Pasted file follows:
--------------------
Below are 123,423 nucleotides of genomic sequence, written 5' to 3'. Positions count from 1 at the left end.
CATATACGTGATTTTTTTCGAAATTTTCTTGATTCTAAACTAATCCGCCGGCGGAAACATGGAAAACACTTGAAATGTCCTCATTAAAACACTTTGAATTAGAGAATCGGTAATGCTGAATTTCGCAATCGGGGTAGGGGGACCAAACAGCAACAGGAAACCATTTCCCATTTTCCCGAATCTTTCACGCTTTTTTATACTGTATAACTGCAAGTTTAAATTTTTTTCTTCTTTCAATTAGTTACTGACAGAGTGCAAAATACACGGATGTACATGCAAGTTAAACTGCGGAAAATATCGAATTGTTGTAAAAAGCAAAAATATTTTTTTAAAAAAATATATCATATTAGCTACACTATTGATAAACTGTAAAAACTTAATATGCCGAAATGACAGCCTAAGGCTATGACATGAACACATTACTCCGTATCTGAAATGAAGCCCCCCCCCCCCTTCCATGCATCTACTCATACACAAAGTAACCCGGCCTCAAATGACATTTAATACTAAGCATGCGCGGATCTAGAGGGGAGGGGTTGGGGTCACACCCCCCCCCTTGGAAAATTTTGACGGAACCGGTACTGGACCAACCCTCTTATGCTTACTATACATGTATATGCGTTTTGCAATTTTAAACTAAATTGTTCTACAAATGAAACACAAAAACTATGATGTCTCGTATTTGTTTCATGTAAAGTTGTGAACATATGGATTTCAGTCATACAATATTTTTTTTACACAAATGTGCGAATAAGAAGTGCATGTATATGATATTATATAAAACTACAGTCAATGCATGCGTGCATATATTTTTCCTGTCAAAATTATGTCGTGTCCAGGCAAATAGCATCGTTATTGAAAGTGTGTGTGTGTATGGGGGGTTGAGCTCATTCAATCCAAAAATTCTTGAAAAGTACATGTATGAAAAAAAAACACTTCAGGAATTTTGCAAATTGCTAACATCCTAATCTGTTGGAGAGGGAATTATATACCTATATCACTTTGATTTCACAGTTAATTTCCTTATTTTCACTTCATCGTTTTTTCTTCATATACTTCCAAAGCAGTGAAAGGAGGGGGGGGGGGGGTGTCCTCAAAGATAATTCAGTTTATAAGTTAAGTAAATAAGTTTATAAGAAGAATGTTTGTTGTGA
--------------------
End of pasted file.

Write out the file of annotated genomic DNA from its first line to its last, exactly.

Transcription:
Below are 123,423 nucleotides of genomic sequence, written 5' to 3'. Positions count from 1 at the left end.
CATATACGTGATTTTTTTCGAAATTTTCTTGATTCTAAACTAATCCGCCGGCGGAAACATGGAAAACACTTGAAATGTCCTCATTAAAACACTTTGAATTAGAGAATCGGTAATGCTGAATTTCGCAATCGGGGTAGGGGGACCAAACAGCAACAGGAAACCATTTCCCATTTTCCCGAATCTTTCACGCTTTTTTATACTGTATAACTGCAAGTTTAAATTTTTTTCTTCTTTCAATTAGTTACTGACAGAGTGCAAAATACACGGATGTACATGCAAGTTAAACTGCGGAAAATATCGAATTGTTGTAAAAAGCAAAAATATTTTTTTAAAAAAATATATCATATTAGCTACACTATTGATAAACTGTAAAAACTTAATATGCCGAAATGACAGCCTAAGGCTATGACATGAACACATTACTCCGTATCTGAAATGAAGCCCCCCCCCCCCTTCCATGCATCTACTCATACACAAAGTAACCCGGCCTCAAATGACATTTAATACTAAGCATGCGCGGATCTAGAGGGGAGGGGTTGGGGTCACACCCCCCCCCTTGGAAAATTTTGACGGAACCGGTACTGGACCAACCCTCTTATGCTTACTATACATGTATATGCGTTTTGCAATTTTAAACTAAATTGTTCTACAAATGAAACACAAAAACTATGATGTCTCGTATTTGTTTCATGTAAAGTTGTGAACATATGGATTTCAGTCATACAATATTTTTTTTACACAAATGTGCGAATAAGAAGTGCATGTATATGATATTATATAAAACTACAGTCAATGCATGCGTGCATATATTTTTCCTGTCAAAATTATGTCGTGTCCAGGCAAATAGCATCGTTATTGAAAGTGTGTGTGTGTATGGGGGGTTGAGCTCATTCAATCCAAAAATTCTTGAAAAGTACATGTATGAAAAAAAAACACTTCAGGAATTTTGCAAATTGCTAACATCCTAATCTGTTGGAGAGGGAATTATATACCTATATCACTTTGATTTCACAGTTAATTTCCTTATTTTCACTTCATCGTTTTTTCTTCATATACTTCCAAAGCAGTGAAAGGAGGGGGGGGGGGGGTGTCCTCAAAGATAATTCAGTTTATAAGTTAAGTAAATAAGTTTATAAGAAGAATGTTTGTTGTGA